The following article appeared in "The Geelong Advertiser" on Thursday July 26
I am sorry that I can't acknowledge the author, but the article is on
their website and does not give this information.
Little River farm used for bird hunts at $2000 a head
CLAIMS shooters are paying $2000 a day to hunt game birds at a Little
River property are under investigation by City Hall.
Werribee resident Eric Bullmore has admitted to conducting commercial
hunts of pheasants and partridge on his 248 hectare farm known as
Little River Gaming Reserve. The council is believed to have sought
legal advice as to whether Mr Bullmore requires a planning permit for
the venture following objections from adjoining property owners.
Speaking on radio recently, Mr Bullmore said he hosted about two
small groups of shooters each month to kill non-indigenous game birds
bred on the property.
``Mine is, it's a privately owned game reserve. I'm the proprietor.
We breed and release non-indigenous game birds for hunting,'' Mr
Bullmore said on 774 ABC. ``You could probably come and hunt birds
for about two thousand dollars.''
Mr Bullmore yesterday maintained he was within his legal rights to
take experienced shooters on paid hunting expeditions. ``These are
friends who come up, but they pay for the opportunity to hunt
there,'' he said. ``Really, the council have had legal advice, and
the legal advice is there is nothing they can do.''
The Department of Natural Resources and Environment confirmed Mr
Bullmore was one of five people in the state granted a commercial
gaming licence which was subject to strict controls.
But neighbouring land owners like David McKenzie are adamant the
venture should require a planning permit. Mr McKenzie and two other
neighbours have asked the council why nothing was being done to stop
him conducting intensive animal husbandry and commercial hunting.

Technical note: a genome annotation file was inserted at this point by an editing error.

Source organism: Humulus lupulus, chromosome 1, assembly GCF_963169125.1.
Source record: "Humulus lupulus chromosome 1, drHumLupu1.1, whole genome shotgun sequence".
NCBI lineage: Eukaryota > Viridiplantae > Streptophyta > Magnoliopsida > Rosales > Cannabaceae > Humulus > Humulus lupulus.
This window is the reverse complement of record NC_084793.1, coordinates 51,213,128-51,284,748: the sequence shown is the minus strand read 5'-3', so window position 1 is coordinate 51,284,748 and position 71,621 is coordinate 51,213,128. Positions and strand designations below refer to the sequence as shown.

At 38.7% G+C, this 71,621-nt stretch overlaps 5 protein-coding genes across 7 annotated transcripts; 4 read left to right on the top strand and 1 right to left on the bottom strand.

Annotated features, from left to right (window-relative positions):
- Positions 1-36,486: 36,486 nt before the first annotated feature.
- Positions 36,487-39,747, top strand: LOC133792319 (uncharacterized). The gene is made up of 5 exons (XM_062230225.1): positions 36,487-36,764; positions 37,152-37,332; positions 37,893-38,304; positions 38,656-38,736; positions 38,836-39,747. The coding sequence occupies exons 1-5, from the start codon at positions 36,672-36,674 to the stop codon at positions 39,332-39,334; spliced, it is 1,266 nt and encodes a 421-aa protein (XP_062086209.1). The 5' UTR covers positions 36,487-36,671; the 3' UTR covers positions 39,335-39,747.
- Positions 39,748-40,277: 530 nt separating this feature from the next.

He told this week's council meeting it was disruptive to neighbours
and inappropriate considering the property was near the Earth
Sanctuary tourist attraction. ``It's stirred up a bit of wider
interest in the community who are uncomfortable with what he is
doing,'' Mr McKenzie said after the meeting. ``If we have to apply
for permits to do things on our property, so should he.''
Mr Bullmore, who ran on a sporting shooter's ticket in the recent
city council elections, said Mr McKenzie should ``get a life''. He
said the birds were raised with ``extreme loving care'' and strict
criteria was enforced regarding who was allowed on the property. He
defended the practice of animals being bred in captivity and released
for pleasure shooting, saying shooters could no longer rely on past
hunting practices. ``This is a sustainable, environmentally sound
model that has been developed in the UK and Europe,'' Mr Bullmore
said. ``There is no chance of the wrong birds being shot. What we
provide there is a safe hunting experience.''
Mr Bullmore has also re-applied for a permit to conduct clay target
shooting on his property after his initial application was rejected
by the Victorian and Civil Administrative Tribunal. He said he was
confident the permit would be granted after addressing VCAT's
concerns, including reducing the number of shooting days from seven
to two per week.
Cr Michael Crutchfield said the city had transcripts of the radio
interview and was ``more than interested in the alleged comments''.
``Council has been under the understanding he has been adamant he
wasn't going to run the gaming ranch,'' the councillor said. ``The
recent comments on radio at first hand appear to conflict with those
statements.'' He said Mr Bullmore's comments would be taken into
consideration by officers and councillors when it considered the clay
target permit application at a special panels hearing on August 6.
The city did not respond to requests for information yesterday.
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